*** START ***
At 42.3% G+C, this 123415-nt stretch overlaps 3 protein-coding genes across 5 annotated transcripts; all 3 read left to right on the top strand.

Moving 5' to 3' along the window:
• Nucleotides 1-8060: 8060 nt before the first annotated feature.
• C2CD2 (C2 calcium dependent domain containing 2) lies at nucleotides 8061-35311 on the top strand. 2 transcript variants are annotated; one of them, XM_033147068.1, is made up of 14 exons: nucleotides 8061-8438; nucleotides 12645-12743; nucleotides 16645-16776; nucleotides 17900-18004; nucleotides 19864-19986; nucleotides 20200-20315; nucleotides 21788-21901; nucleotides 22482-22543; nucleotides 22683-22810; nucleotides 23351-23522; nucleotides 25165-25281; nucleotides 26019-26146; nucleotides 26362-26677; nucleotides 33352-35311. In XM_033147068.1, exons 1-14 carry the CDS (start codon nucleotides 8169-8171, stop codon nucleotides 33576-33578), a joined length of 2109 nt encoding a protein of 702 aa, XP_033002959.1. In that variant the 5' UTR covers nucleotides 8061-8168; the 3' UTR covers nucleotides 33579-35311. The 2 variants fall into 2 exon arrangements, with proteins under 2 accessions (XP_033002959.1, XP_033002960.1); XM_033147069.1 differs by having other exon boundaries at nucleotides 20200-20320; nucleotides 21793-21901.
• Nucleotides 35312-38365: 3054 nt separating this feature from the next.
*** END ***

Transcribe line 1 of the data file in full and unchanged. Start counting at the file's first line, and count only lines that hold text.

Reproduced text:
At 42.3% G+C, this 123415-nt stretch overlaps 3 protein-coding genes across 5 annotated transcripts; all 3 read left to right on the top strand.